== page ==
Essentially, I'd like to put down a concrete pad for a patio, but leave a couple of circular areas within that patio unpaved (for planting shrubs).

I'm familiar with the techniques for using dimensional lumber for angular concrete pads, and even using plywood for curved ones, but is there a clever trick or something for creating say a 3' diameter unpaved area within a concrete pad aside from trying to bend plywood planks into a circle?


Metal landscape edging (the kind that's held in with stakes) should work fairly well. You could either just leave it there or cover it in plastic and remove it after the concrete sets (personally, I'd leave it).

  • Good idea, but it may be hard to make it perfectly round. – Vebjorn Ljosa Sep 9 '10 at 12:56

This can be done using Bender Board. You should be able to find it in both wood and recycled plastic.

enter image description here

When using it to form concrete make sure you use enough stakes to hold the weight of the concrete.

enter image description here


What about a Rubbermaid container? The kind they have to hold ice and drinks/kegs seems about the size you want.

  • You got a link to an image of what you are talking about? I'm not sure I understand what you are describing. – JohnFx Sep 9 '10 at 15:44
  • 1
    No I can't find one...but while looking a more obvious answer, a trash can... – nportelli Sep 9 '10 at 18:22

Use a upside down 5 gallon bucket, paint can, or anything that is deep enough to not get buried in the concrete. They use several old 5 gallon buckets leftover from construction in our basement.


A wooden barrel has a 21"-24" diameter at the head. You can usually buy a half barrel at a good nursery/garden center. The advantage is that you can easily dismantle it after the concrete has cured by knocking the staves inward.


I'd look for something else cheap that is about the correct size, cover it with plastic sheeting and use it to keep the concrete out. Ideally it would be something flexible (or breakable :-)) so you can get it out when you are done.

  • 2
    That's kind my question. Looking for suggestions on that "something" part. – JohnFx Jul 21 '10 at 22:03

Styrofoam circles in the center then just knock the foam out when it sets up.


Why not first install some nice edging (of brick or otherwise) then concrete up to the edging.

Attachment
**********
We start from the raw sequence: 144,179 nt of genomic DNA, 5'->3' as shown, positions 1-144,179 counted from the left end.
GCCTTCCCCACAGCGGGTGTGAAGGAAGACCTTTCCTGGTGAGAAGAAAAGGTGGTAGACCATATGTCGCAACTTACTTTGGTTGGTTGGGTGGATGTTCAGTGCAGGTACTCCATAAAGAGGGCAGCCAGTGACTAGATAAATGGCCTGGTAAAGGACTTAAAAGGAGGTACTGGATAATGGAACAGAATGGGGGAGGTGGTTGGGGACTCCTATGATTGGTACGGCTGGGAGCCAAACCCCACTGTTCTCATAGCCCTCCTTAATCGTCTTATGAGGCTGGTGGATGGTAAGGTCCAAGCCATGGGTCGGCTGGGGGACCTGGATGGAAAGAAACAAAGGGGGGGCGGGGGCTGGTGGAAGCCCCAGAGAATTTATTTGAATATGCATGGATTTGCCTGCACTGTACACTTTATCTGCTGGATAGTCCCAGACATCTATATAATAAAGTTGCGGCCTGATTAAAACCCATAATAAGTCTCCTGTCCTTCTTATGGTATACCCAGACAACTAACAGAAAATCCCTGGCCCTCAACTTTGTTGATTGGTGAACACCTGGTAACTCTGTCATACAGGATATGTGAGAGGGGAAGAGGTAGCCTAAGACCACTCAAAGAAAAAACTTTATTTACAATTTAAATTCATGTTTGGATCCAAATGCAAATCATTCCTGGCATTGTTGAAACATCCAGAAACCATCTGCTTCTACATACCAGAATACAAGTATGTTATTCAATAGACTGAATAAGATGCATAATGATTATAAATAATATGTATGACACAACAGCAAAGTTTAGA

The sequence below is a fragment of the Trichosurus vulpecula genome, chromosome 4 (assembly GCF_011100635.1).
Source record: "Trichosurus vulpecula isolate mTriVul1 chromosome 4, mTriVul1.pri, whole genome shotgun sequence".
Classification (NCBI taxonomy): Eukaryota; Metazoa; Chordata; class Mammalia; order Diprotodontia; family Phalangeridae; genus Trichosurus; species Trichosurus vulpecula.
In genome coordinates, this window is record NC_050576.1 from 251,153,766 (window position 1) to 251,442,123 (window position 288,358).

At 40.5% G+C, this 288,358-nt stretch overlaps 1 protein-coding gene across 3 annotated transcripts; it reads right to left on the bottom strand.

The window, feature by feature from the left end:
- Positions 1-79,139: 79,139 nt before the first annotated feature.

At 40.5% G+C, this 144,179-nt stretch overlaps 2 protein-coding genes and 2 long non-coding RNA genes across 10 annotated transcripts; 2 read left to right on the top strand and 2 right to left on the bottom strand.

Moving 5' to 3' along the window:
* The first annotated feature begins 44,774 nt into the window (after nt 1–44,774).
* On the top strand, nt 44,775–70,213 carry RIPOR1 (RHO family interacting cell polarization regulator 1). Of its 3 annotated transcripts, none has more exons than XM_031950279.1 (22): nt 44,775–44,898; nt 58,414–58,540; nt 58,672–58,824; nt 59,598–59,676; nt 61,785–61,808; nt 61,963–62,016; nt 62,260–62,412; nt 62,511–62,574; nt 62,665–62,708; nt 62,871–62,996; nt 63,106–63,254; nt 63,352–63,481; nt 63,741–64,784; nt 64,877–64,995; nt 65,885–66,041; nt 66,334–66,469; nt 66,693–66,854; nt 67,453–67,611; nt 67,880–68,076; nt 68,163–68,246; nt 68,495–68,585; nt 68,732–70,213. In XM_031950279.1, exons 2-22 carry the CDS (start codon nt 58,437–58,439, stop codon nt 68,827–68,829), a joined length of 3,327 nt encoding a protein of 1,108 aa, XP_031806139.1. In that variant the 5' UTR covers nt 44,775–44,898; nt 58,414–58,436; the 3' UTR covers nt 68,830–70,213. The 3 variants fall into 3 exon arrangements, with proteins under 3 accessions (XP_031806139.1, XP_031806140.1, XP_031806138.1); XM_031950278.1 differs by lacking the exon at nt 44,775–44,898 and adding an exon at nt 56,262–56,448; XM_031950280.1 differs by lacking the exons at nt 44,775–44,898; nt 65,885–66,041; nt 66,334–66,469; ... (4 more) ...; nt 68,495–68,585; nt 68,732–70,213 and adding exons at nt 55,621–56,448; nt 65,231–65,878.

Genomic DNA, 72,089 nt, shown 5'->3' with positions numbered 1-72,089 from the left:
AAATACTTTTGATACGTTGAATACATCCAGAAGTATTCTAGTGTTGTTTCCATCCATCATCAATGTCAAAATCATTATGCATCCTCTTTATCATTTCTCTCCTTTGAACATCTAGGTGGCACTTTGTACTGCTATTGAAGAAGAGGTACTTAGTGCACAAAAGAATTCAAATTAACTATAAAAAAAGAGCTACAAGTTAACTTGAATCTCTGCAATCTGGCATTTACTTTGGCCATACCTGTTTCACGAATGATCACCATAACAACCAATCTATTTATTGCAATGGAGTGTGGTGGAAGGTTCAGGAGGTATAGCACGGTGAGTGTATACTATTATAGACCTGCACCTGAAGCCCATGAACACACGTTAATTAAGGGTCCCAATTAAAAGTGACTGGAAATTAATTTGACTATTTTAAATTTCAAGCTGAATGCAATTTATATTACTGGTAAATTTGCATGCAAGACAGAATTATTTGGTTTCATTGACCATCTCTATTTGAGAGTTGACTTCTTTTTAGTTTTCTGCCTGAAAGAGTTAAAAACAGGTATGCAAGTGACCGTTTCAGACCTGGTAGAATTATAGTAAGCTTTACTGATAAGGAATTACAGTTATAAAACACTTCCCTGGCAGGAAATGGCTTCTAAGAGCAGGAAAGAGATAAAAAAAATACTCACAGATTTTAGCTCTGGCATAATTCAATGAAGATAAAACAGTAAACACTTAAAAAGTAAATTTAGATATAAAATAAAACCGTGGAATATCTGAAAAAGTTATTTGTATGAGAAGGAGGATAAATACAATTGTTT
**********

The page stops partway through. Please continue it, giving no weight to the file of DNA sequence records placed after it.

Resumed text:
John, you undoubtedly found a solution some years ago, but this kind of situation will likely surface again for other DIY's. I'd suggest considering using Sonotubes, if they are readily available. Yes, they typically are used for making tall columns (I've used them for building 9 foot high, 1 foot diameter pillars in an earlier backyard of mine), but they also have been used for concrete footings. The only difference in this latter instance is that you are pouring the concrete outside the Sonotube, rather than inside. The end result will be a well-defined, beautiful circle.

Sonotubes can be purchased in short lengths (expect the cost/foot to be higher for small height pieces, rather than for purchasing a full-size Sonotube), as well as different diameters. Ask your local supplier (checking availability at HD Supply or White Cap would be good starting place) to either cut exact dimensions for you, or buy a long enough piece and cut it yourself, marking it first and then cutting it carefully with an electric jig saw, or keyhole saw.

Stake the Sonotube in place along the inside. making certain that you already have in place any irrigation line and elbow (for the riser--that can be inserted following your pour) for the plant going in the circle.

Staking can be with 1/2" diameter rebar, with lateral rebar pieces tied to the verticals, so as to hold the top of the tube in place. This assumes also that you have a firm base for the bottom of the Sonotube, that won't sink when dampening the ground prior to the pour (to extend the curing of the concrete, rather than having its moisture sucked quickly out by dry ground).

Hope this helps out future concrete pad endeavors!

Your Answer

By clicking “Post Your Answer”, you agree to our terms of service, privacy policy and cookie policy

Not the answer you're looking for? Browse other questions tagged or ask your own question.